Synthetic opioids are artificial versions of compounds derived from the opium poppy plant. All of them are entirely made in the lab, but they are designed with chemical structures similar to naturally-derived opioids like morphine and codeine. But these synthetic ones are more powerful than the natural counterparts.
As with natural opioids, the synthetic versions also target opioid receptors in the brain. This action blocks pain signals, providing fast relief. But it also has a consequence of flooding the brain with dopamine, which is a molecule that produces intense feelings of pleasure. As a result, people who take this drug would also feel relaxed and sleepy. For this reason, synthetic opioids are addictive as well. Street versions are also sold in the black market and abused as recreational drugs.
A lot of synthetic versions of opioids exist today, which include:
If you are curious about what synthetic opioids are capable of, here’s a number of facts about the drugs.
Some synthetic opioids are 100 times stronger than morphine
Usually, these drugs are a lot more potent than naturally-occurring opioids. Most of them are up to 50 times more potent than heroin and up to 100 times more powerful than morphine. With that, these drugs are prescribed only in small doses. Also, because they are so potent, it is much easier to get those pleasurable side effects. As such, they have a much higher tendency to be abused. Also, accidentally overdosing on them is much easier.
Synthetic opioids have side effects similar to naturally-occurring opioids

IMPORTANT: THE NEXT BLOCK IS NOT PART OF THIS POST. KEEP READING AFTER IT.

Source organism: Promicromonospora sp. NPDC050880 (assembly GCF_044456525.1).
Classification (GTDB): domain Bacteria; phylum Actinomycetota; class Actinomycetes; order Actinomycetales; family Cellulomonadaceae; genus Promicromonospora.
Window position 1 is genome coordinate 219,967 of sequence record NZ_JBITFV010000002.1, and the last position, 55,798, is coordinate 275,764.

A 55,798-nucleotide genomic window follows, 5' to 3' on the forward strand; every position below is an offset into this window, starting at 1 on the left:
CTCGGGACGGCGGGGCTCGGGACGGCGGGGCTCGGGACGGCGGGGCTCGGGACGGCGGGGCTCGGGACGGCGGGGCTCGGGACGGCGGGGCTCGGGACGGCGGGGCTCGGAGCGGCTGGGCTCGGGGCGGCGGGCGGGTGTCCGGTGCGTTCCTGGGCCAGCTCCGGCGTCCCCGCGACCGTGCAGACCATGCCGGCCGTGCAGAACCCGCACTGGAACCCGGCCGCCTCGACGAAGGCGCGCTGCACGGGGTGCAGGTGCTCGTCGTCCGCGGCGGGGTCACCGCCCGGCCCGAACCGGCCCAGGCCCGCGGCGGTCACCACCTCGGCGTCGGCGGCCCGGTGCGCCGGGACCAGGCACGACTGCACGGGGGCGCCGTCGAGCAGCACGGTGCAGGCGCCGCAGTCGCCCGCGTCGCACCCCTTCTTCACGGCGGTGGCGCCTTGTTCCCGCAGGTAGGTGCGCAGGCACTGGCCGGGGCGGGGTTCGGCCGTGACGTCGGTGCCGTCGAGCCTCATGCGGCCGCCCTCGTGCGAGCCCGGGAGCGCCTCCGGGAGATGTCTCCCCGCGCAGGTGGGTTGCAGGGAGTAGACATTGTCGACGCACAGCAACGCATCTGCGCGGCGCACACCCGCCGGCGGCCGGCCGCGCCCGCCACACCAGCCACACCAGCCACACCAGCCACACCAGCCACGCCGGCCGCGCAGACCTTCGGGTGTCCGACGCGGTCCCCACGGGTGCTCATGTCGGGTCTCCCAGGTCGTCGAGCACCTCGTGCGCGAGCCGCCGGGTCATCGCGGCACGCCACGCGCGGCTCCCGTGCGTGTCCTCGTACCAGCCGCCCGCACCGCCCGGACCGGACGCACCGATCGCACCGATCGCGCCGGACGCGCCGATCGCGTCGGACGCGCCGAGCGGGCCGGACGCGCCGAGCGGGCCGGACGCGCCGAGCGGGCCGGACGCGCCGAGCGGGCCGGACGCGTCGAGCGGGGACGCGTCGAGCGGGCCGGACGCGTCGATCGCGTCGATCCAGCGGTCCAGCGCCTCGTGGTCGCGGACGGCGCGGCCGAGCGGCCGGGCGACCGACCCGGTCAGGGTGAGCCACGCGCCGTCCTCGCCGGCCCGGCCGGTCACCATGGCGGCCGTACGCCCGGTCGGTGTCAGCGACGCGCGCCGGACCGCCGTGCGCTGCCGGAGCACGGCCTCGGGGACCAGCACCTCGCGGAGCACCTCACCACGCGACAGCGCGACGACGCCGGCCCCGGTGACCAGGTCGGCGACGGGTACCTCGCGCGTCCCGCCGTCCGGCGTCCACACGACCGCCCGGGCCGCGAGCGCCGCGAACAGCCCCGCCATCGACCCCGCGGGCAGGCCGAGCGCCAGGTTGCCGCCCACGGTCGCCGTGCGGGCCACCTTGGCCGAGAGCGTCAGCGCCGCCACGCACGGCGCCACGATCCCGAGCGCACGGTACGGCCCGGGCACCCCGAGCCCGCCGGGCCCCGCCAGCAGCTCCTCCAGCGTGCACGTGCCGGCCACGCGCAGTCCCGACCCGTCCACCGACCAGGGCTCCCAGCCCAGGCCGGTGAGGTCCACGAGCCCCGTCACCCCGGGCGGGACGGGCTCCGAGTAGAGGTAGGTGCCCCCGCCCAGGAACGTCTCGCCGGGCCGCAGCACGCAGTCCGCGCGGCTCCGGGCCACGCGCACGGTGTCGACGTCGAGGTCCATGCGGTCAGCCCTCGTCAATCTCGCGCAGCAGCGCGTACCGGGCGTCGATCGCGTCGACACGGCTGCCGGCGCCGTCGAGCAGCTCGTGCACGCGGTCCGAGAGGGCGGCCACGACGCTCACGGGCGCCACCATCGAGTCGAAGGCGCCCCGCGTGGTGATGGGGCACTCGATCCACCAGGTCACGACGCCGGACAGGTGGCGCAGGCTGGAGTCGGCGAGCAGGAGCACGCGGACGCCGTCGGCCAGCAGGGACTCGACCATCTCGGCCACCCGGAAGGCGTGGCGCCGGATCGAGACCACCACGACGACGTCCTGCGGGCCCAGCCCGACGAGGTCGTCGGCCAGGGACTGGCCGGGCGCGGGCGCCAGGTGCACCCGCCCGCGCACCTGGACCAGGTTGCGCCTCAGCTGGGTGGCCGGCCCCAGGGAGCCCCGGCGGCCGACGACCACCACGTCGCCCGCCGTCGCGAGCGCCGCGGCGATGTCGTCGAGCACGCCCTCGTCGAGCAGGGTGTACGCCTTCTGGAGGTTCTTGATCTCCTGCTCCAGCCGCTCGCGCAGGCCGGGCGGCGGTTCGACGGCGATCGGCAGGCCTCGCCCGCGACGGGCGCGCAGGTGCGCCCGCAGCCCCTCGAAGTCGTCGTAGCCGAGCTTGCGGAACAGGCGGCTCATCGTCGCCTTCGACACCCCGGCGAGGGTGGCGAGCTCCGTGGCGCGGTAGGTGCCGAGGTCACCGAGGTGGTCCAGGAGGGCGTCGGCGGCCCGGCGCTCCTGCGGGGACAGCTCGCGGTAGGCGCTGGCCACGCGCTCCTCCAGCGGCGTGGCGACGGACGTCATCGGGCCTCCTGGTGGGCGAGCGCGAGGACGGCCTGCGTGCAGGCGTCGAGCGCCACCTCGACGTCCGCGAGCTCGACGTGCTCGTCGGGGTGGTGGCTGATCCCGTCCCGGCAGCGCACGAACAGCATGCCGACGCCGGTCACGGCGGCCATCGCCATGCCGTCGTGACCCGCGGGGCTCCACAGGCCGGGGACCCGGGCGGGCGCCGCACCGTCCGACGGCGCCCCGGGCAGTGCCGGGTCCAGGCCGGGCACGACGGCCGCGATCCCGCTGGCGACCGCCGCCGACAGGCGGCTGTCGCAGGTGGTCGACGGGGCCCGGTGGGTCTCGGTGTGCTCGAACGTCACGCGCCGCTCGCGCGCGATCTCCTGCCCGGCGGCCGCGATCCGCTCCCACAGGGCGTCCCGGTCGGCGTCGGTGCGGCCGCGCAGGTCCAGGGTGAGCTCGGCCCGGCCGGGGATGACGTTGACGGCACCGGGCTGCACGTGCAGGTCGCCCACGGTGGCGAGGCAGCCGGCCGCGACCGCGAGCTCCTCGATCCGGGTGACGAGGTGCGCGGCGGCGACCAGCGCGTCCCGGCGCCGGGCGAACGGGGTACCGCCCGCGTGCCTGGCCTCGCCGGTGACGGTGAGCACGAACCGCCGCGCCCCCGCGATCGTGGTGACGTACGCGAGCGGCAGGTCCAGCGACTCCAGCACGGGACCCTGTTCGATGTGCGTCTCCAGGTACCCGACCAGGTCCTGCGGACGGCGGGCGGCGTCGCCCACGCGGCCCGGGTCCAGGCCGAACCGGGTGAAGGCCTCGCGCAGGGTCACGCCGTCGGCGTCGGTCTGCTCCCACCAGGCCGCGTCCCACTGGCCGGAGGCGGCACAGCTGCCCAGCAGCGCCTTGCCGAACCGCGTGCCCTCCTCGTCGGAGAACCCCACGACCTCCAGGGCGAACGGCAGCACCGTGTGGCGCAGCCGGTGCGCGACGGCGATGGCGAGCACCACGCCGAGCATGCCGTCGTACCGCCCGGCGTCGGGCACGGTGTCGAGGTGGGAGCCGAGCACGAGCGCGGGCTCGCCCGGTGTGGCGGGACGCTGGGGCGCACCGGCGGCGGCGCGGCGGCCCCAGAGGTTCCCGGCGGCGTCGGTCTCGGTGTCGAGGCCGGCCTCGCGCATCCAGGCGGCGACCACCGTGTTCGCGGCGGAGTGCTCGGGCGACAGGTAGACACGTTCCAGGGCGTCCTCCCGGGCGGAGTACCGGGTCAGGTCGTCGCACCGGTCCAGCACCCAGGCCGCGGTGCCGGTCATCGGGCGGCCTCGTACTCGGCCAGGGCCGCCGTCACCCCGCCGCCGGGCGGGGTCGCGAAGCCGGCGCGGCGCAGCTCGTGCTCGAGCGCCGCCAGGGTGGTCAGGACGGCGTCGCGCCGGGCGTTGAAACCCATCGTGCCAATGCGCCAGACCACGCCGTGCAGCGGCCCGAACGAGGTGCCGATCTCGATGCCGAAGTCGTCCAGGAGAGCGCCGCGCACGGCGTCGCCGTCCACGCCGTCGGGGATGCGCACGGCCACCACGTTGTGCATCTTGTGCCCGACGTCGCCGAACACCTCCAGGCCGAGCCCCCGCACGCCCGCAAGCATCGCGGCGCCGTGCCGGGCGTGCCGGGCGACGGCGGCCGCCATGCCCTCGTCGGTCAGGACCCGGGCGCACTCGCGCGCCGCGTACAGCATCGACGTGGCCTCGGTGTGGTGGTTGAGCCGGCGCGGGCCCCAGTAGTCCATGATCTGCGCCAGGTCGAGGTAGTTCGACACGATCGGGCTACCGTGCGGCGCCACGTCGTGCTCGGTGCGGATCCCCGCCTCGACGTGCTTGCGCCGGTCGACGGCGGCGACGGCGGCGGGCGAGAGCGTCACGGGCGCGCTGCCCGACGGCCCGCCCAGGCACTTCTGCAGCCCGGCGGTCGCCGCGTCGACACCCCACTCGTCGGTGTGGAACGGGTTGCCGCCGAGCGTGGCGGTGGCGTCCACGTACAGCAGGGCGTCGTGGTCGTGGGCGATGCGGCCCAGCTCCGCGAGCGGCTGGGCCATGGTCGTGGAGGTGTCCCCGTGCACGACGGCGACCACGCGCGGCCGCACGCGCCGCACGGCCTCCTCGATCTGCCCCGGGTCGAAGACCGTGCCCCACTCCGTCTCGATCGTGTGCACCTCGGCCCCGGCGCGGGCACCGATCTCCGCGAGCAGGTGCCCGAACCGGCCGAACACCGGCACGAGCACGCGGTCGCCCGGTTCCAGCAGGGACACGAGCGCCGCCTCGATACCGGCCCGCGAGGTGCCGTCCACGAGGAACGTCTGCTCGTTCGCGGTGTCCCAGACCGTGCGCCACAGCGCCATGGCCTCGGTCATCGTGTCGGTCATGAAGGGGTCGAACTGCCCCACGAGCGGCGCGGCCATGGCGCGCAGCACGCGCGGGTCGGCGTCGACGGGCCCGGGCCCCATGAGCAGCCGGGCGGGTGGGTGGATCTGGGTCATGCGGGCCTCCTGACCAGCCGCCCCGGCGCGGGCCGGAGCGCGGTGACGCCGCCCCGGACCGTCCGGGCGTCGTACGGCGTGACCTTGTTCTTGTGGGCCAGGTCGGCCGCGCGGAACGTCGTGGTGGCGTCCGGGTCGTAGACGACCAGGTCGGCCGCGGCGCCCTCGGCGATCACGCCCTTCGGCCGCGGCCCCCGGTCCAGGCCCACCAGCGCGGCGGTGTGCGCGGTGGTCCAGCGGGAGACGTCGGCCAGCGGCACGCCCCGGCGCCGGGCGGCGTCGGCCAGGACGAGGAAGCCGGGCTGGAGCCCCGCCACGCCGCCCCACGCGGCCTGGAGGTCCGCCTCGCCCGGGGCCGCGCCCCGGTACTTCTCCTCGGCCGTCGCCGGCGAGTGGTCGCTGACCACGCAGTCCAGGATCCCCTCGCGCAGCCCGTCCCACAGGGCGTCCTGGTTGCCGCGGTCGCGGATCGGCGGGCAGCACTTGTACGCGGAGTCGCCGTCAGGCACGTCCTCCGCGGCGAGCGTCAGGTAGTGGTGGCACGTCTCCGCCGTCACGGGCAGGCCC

The side effects of both the natural and synthetic variants of these drugs are nearly the same. These include:
· Lethargy (unresponsiveness)
· Loss of consciousness
· Respiratory depression (slowing down of breathing)
· Slow heart rate
· Low blood pressure
Synthetic opioid overdose has claimed thousands of lives
Based on statistics, 28,000 people have died from overdosing on these drugs in the US in 2017. Data from a year before that also revealed that 50% of opioid-related deaths were linked to these synthetic versions. Also, most of these deaths were caused by black market formulations of fentanyl.
Users who take these drugs illicitly often take them with other opioids as well, making the potential side effects more dangerous. This is especially true as users do not know how potent and how concentrated the drugs are. As a result, the risks of dependence, addiction, and overdose are much higher.
Illicit users of these opioids also have more unique ways of taking them. They can take the drugs sublingually (under the tongue), through nose sprays, by smoking, or by injecting them directly into their bloodstream. The effects are pretty much the same no matter what method is used, but how intense and how fast they occur can vary.
Synthetic opioids are made in the black market as “counterfeit” opioids
For example, fentanyl can be sold on the streets as “fake” versions of oxycodone or hydrocodone. As these synthetic ones are a lot more powerful than the naturally-occurring counterparts, they produce the desired effects much sooner. The effects are also stronger compared to those given by the natural opioids.